8. Cerebral palsy is often misrepresented by the media.
CP is a highly misunderstood medical condition, largely due to the media’s descriptions of the condition. It is often incorrectly characterized as a “disease,” presumed to be genetic, or reported as a progressive condition. In addition, those with CP are frequently described as “victims” or “sufferers,” though the vast majority of people with CP live fulfilling, happy lives.
9. There is still a heavy social stigma surrounding CP.
Due to the pervasive misconceptions surrounding CP, some people with the condition may be reluctant to disclose their disability or share their experiences with others out of fear of being misunderstood or stereotyped. They may also attempt to conceal certain symptoms. Some people with less visible CP go to great lengths to hide the condition. Understanding CP can reduce the stigma and stereotypes surrounding the condition.
10. People with CP are not required to educate the able-bodied population.
Oftentimes, those living with visible CP receive personal questions in public regarding “what happened” to them, why they use particular assistive devices or how they accomplish certain tasks. Although some people with CP are willing to answer politely-worded questions, it is not their responsibility to educate others about the condition, and they have the right to decline to answer intrusive questions. It is crucial to understand that no one is entitled to be educated in a public setting or to receive a stranger’s medical history.
11. People with CP can be independent.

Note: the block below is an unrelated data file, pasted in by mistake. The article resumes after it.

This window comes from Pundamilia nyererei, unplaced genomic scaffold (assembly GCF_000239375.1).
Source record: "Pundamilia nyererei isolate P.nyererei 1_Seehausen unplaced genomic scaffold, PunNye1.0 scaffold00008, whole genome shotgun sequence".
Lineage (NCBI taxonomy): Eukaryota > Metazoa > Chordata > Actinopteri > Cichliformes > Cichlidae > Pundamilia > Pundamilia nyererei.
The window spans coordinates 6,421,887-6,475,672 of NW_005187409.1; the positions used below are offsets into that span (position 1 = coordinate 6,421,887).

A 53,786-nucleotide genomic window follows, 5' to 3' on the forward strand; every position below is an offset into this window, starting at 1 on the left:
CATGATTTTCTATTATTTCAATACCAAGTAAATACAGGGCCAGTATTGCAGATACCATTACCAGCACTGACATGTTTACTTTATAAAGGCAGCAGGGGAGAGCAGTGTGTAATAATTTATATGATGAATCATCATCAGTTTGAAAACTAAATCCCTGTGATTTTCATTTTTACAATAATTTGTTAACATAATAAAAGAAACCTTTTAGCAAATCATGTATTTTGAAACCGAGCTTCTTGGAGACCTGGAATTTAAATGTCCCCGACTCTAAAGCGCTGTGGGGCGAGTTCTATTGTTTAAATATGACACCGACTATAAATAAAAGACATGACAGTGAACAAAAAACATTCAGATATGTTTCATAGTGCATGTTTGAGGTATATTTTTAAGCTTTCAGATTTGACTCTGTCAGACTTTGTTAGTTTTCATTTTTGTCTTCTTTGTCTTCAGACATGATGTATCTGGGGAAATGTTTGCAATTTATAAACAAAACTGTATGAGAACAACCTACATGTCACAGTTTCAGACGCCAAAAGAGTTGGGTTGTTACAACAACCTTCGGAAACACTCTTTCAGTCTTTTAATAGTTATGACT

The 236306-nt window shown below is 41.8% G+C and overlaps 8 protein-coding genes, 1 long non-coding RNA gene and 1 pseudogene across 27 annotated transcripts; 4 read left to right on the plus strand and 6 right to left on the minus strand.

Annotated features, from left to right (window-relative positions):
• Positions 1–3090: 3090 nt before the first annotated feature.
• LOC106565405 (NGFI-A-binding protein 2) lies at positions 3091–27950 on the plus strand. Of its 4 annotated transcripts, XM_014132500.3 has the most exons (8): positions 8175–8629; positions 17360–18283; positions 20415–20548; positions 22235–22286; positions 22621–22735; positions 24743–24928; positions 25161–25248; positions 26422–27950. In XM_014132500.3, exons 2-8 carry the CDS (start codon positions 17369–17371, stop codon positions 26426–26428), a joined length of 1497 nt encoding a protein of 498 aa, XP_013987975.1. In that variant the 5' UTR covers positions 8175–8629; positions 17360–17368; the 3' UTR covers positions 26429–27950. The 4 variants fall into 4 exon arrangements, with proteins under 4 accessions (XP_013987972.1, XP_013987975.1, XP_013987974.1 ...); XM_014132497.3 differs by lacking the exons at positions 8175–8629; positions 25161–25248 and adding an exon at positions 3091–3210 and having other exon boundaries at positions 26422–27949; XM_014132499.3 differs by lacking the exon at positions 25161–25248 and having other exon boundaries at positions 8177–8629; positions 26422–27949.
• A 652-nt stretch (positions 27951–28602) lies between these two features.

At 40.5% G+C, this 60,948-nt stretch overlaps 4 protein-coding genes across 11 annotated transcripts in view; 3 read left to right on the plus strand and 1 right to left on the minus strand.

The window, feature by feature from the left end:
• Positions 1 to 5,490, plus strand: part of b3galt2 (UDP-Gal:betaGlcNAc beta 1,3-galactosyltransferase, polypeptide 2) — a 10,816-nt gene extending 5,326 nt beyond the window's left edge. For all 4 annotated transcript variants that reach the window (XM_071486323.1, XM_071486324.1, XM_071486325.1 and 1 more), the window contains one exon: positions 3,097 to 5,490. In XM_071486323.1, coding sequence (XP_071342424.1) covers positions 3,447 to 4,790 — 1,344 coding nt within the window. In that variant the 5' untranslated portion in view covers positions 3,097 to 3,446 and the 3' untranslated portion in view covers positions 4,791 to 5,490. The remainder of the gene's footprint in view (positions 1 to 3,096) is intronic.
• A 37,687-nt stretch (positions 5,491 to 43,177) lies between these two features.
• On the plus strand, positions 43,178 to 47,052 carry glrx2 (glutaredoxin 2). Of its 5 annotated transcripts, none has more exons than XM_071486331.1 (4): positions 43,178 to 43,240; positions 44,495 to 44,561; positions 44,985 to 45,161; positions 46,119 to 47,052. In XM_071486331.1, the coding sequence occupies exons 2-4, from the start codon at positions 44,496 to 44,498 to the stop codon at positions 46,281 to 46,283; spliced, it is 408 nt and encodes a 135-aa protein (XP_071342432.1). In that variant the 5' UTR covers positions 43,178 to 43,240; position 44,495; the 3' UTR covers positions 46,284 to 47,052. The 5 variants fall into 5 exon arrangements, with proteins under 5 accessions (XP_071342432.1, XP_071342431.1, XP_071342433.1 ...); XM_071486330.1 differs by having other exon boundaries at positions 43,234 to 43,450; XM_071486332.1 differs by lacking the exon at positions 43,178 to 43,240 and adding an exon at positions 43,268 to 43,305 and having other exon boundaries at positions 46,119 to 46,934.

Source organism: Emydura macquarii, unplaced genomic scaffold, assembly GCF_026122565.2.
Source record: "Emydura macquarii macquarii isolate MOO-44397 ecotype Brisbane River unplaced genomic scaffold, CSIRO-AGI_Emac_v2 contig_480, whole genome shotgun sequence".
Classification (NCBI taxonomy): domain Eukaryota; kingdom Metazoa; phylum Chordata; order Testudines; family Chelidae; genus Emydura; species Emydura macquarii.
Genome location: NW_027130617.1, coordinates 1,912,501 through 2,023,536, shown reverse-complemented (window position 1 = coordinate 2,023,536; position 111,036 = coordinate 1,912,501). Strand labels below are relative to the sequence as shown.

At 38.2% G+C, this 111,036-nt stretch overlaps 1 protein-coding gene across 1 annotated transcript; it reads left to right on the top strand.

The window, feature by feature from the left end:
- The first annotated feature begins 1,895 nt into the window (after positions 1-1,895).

From a young age, many people with CP learn adaptive skills to maximize their independence later in life. Although some people with cerebral require high levels of assistance, many people with CP can drive or transport themselves independently, live independently, and support themselves financially.
12. Those living with CP can experience the same life milestones as the able-bodied population.
People with CP attend and graduate from college and graduate school, establish fulfilling careers in a wide variety of fields, date, marry, own homes, start families and care for their children — just like the able-bodied population.
13. People with CP enjoy a wide variety of activities.
CP does not prevent those who have it from enjoying a variety of activities. People with CP are writers, performers, hikers, techies, crafters and collectors. They play sports, compete on debate teams, volunteer their time and hold leadership positions in their schools and communities.
14. People living with CP are not “heroic” or “inspirational” for living their lives.
People with CP are frequently deemed “heroic” or “inspirational” for engaging in everyday tasks or for simply existing. Although those who use such terms are generally well-meaning, their words evoke pity, as they are based on the misguided assumption that living with CP is unfortunate and tragic. On the contrary, people with CP live full lives, and many take pride in their CP and the unique perspective it provides. Those with CP, therefore, are neither heroic nor inspirational — unless they do something that truly merits being placed on a pedestal.
15. People with CP are capable.
Each person with CP has a variety of skills and talents. Some are athletic, musical or creative. Others are scientifically-minded, entrepreneurial, linguistically talented, or emotionally intelligent. No matter what skills or talents they may possess, all people with CP are capable and have immense potential to succeed in life.
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Written by: Kelly Douglas Originally appeared on: The Mighty Republished with permission